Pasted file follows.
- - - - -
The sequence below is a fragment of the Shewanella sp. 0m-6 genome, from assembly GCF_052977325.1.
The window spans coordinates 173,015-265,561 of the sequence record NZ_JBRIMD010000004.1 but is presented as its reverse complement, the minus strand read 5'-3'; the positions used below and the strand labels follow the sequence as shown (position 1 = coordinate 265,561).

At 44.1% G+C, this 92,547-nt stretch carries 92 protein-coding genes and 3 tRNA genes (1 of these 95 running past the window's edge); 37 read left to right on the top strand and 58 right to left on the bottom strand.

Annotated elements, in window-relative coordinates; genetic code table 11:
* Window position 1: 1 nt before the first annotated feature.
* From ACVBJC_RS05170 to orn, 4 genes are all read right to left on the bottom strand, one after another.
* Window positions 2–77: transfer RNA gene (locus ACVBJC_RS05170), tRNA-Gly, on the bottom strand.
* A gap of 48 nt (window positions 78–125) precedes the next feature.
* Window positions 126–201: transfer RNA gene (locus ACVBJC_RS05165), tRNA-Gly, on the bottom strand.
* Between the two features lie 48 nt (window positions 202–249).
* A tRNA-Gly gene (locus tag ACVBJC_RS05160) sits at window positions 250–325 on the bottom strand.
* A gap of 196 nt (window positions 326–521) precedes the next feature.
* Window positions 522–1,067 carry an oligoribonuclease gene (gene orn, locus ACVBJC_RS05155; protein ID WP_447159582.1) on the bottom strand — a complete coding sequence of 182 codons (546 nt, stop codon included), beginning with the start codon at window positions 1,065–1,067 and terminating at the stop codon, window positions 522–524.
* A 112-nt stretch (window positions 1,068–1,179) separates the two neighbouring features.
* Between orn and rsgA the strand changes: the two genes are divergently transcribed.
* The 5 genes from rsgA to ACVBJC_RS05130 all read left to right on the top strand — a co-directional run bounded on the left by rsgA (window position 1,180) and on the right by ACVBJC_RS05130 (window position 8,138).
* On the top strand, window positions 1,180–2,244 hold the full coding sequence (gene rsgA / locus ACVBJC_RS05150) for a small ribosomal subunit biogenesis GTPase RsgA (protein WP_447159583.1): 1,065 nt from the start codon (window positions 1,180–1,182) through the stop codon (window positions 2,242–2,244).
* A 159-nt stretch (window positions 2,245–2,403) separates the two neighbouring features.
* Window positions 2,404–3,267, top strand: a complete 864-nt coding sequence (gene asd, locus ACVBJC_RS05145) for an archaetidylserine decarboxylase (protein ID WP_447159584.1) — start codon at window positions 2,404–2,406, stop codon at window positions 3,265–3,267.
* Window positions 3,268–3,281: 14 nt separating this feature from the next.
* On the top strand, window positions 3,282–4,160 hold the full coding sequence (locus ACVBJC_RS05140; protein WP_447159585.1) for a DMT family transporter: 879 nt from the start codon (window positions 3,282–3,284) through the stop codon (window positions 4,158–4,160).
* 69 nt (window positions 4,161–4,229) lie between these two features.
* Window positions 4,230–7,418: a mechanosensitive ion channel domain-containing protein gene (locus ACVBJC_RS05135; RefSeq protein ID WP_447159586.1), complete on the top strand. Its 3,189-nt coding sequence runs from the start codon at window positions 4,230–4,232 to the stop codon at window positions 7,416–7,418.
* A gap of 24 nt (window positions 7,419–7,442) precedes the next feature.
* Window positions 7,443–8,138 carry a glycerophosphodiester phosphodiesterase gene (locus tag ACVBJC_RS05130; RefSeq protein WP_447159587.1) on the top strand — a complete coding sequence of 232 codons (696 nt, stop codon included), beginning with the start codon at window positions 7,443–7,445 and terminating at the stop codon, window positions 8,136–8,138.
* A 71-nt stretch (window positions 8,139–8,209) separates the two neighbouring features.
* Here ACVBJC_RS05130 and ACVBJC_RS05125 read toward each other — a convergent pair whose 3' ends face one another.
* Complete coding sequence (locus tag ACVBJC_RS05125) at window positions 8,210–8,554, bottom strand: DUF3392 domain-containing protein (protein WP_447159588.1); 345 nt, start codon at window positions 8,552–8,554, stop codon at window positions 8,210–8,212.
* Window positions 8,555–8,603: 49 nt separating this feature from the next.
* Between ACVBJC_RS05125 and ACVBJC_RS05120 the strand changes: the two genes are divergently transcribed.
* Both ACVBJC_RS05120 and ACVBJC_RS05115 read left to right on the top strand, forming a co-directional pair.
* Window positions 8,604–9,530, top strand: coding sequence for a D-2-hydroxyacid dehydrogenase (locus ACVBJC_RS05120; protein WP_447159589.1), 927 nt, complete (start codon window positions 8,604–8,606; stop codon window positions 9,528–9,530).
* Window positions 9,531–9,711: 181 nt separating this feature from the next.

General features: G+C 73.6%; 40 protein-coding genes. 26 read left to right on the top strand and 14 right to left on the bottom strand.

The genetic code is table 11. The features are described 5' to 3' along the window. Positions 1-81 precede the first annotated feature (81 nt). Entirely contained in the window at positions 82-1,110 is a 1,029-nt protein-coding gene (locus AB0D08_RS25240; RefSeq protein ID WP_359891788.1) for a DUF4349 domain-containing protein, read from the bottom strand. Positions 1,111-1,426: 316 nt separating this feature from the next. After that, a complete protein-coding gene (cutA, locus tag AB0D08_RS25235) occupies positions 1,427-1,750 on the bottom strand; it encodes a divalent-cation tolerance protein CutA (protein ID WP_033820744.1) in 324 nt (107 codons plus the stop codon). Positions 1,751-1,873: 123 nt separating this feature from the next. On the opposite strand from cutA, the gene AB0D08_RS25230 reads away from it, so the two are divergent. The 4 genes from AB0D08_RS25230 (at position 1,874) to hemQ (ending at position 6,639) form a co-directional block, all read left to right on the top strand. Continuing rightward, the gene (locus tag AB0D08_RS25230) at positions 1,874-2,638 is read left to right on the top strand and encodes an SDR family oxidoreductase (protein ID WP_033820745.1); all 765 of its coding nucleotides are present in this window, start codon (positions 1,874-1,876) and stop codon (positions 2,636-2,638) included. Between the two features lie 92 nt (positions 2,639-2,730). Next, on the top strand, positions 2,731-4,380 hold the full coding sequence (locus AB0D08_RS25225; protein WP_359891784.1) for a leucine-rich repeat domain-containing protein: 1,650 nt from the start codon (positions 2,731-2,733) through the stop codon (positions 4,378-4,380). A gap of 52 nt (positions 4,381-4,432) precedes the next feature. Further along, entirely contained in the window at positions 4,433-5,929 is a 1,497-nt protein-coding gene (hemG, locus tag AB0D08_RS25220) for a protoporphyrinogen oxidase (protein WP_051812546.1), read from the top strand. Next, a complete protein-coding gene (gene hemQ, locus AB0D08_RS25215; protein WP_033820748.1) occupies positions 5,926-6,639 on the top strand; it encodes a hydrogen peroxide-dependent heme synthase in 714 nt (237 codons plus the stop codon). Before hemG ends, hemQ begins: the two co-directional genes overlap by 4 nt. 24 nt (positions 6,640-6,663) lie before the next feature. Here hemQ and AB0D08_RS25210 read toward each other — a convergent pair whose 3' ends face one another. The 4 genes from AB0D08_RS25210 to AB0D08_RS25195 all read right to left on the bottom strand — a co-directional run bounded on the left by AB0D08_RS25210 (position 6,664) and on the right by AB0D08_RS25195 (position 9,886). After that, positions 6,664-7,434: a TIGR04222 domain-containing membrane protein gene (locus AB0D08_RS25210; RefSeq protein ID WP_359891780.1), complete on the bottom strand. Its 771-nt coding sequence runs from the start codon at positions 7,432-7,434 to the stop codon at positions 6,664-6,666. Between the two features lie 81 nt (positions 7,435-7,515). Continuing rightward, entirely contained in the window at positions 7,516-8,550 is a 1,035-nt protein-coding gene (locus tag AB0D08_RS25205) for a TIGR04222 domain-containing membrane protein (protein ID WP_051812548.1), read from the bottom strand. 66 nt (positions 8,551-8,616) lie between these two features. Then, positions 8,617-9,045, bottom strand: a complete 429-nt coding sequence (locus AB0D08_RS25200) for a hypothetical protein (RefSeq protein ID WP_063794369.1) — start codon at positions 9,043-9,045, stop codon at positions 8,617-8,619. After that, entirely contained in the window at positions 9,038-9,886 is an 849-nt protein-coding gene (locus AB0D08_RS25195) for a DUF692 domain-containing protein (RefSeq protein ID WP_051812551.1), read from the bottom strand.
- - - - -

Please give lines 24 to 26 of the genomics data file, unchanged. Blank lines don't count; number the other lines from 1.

* A gap of 24 nt (window positions 7,419–7,442) precedes the next feature.
* Window positions 7,443–8,138 carry a glycerophosphodiester phosphodiesterase gene (locus tag ACVBJC_RS05130; RefSeq protein WP_447159587.1) on the top strand — a complete coding sequence of 232 codons (696 nt, stop codon included), beginning with the start codon at window positions 7,443–7,445 and terminating at the stop codon, window positions 8,136–8,138.
* A 71-nt stretch (window positions 8,139–8,209) separates the two neighbouring features.